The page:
Last year, the General Accounting Office ranked the U.S. Department of Housing and Urban Development (HUD) as the second most effective and improved agency in the government. But despite this accomplishment, HUD Secretary Mel Martinez walked into an office that was riddled with inefficiencies and problems.
When Martinez was sworn in on Jan. 24, many people said things like, "Wow, good luck," and "You're taking on a difficult task," he recounts. "I know from my own experience in local government that doing business with HUD did not immediately bring to mind a vision of a well-oiled machine that was going to be timely, responsive and so forth. The first thing we're going to do is turn that around."
Martinez wants the industry's perception of HUD to change. "One thing I can guarantee is that we're listening and we want to hear from the private sector," says Martinez. While his 11 predecessors probably had similar ambitions, some might say that nothing but the carpet has changed at HUD. But, Martinez would like to stop that way of thinking. Not only is HUD faced with administrative problems, but about 50 percent of its work force is approaching retirement age. "It's a tremendous opportunity to bring in the work force of the 21st century," he says. "People who will have different training, different ideas, who will come from the electronic age and who will have new thoughts on how we [can] improve things here."
Currently, one of the biggest criticisms of HUD is that there is too much red tape and that it takes too long to get things done. To cut time and red tape, Martinez has lofty goals – for example, decentralizing HUD and working better with the private sector. But so far, none has been put into practice. While members of the multifamily housing community recognize that it's too soon to judge Martinez, because he has not had enough time to really put a plan into action, they do have several complaints and recommendations on what will make the agency more responsive to the needs of the multifamily housing industry.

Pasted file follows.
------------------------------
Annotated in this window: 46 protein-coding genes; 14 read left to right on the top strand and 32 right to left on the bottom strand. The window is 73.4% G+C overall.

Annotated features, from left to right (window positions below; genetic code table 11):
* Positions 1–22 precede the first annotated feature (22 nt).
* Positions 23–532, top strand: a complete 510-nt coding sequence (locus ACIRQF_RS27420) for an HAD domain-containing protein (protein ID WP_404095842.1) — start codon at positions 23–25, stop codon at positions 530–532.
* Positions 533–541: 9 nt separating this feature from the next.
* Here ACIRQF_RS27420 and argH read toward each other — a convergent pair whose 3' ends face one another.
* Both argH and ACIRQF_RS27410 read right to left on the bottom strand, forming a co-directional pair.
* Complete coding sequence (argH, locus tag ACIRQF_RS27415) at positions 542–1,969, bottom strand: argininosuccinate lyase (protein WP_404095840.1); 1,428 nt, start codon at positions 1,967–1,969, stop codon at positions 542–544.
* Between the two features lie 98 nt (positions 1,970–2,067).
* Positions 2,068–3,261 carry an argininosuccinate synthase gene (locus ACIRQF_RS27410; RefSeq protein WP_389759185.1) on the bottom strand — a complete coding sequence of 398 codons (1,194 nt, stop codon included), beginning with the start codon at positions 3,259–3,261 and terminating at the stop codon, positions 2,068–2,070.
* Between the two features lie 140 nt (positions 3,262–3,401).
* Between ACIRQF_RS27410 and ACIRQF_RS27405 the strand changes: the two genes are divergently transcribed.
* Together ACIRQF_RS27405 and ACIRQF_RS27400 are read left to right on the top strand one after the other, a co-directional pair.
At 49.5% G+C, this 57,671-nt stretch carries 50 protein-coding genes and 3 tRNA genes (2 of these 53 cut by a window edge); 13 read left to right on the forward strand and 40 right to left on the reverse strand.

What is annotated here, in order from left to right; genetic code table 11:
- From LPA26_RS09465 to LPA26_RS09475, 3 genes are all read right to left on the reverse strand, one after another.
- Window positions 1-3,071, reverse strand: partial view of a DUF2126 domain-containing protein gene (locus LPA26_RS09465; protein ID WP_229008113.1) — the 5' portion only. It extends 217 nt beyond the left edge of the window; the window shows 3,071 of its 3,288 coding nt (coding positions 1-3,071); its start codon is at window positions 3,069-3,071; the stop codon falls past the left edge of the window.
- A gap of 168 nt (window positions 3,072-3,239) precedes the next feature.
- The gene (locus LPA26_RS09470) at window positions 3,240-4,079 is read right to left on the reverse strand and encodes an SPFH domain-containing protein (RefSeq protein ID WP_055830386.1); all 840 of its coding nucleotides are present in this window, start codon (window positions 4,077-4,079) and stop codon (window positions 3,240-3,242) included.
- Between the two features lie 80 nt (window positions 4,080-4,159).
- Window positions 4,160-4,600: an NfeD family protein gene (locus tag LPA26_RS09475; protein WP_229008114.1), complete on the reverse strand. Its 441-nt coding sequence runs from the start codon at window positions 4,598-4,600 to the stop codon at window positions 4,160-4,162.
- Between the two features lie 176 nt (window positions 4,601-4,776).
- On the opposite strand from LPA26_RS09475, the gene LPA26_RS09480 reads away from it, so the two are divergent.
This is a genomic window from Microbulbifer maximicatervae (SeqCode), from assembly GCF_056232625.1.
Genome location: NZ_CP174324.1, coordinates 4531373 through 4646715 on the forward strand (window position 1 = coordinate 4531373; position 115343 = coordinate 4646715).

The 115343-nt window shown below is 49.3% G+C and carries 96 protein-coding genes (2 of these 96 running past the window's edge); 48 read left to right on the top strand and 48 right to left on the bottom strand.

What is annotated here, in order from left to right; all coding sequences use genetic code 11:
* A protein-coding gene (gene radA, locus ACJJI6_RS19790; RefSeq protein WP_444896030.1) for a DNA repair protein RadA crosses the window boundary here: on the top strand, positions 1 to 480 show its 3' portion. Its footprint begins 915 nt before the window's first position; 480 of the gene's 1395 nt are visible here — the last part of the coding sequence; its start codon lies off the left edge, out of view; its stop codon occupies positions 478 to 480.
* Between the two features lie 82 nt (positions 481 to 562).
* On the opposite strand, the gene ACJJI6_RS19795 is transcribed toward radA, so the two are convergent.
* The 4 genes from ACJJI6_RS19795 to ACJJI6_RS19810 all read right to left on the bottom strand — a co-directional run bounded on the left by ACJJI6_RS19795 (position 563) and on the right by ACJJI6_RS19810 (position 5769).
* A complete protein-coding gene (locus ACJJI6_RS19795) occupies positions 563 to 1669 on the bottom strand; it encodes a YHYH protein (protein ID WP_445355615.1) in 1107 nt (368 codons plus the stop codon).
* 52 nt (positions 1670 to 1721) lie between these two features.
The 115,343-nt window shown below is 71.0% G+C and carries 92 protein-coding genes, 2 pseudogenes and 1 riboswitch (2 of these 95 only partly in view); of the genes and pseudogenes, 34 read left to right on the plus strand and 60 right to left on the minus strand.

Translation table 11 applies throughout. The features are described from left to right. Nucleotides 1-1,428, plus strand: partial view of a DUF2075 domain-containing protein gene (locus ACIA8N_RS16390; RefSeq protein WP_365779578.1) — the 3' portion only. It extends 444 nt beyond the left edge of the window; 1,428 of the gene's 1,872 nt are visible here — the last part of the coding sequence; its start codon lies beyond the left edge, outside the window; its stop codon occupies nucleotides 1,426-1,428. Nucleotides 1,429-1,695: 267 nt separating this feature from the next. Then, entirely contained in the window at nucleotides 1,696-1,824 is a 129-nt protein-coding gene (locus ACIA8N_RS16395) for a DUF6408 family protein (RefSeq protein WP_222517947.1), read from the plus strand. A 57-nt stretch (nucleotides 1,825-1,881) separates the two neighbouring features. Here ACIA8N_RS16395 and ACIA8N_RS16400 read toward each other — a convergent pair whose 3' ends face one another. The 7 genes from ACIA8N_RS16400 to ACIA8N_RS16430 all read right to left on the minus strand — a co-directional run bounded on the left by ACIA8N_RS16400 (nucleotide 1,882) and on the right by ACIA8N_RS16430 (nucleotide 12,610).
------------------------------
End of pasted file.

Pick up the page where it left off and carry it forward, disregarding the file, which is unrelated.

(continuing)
Program Shortfalls One of the biggest complaints is the time it takes to get funding from the Federal Housing Administration (FHA) securitization program. When using this program, HUD requires all the equity upfront. However, when developers try to combine FHA financing with the Low-Income Housing Tax Credit (LIHTC) program, a considerable amount of equity goes into the project – but not all at once, explains Mark Beisler, COO at Red Capital Group. "HUD needs to get guidelines out that work with how the tax credit program works," he says.
However, Martinez points out that the FHA is very interested in making the mortgage insurance programs work better with the LIHTC program. "In considering any changes, we have to be certain that the FHA mortgagee is holding sufficient funds to complete the project and avoid a claim against the FHA insurance fund," he says. "Section 221(d)(4) insured loans with LIHTC currently don't require a credit subsidy appropriation and therefore were not affected by the mortgage insurance premium increase. We need to ensure that the programs remain in that risk category." A lot of the problems stem from the way the agency administers its programs – especially FHA insurance and the Section 8 program. "There is a tremendous amount of change that needs to occur with both of those programs to be much more market friendly to the conventional market," says Clarine Nardi Riddle, senior vice president for government affairs and general counsel at the National Multi Housing Council. "The department needs to get its arms around the concerns that the private sector has been saying about these programs."
Both programs are so time-consuming that they are not workable for many members of the private sector. For instance, the FHA multifamily housing insurance program takes an enormous amount of time before the loan is approved, says Nardi Riddle, also a member of the U.S. Millennium Housing Commission. The developers have so much capital on the line that many have made the decision that the risk-reward relationship is just not there.
"FHA is just completing the first year of multifamily accelerated processing (MAP), which dramatically improves processing times by delegating more responsibility to the private sector to allow the Department to focus on the final review and underwriting decision done by FHA field staff," says Martinez. So far, the reaction to MAP by the industry has been very positive, he adds.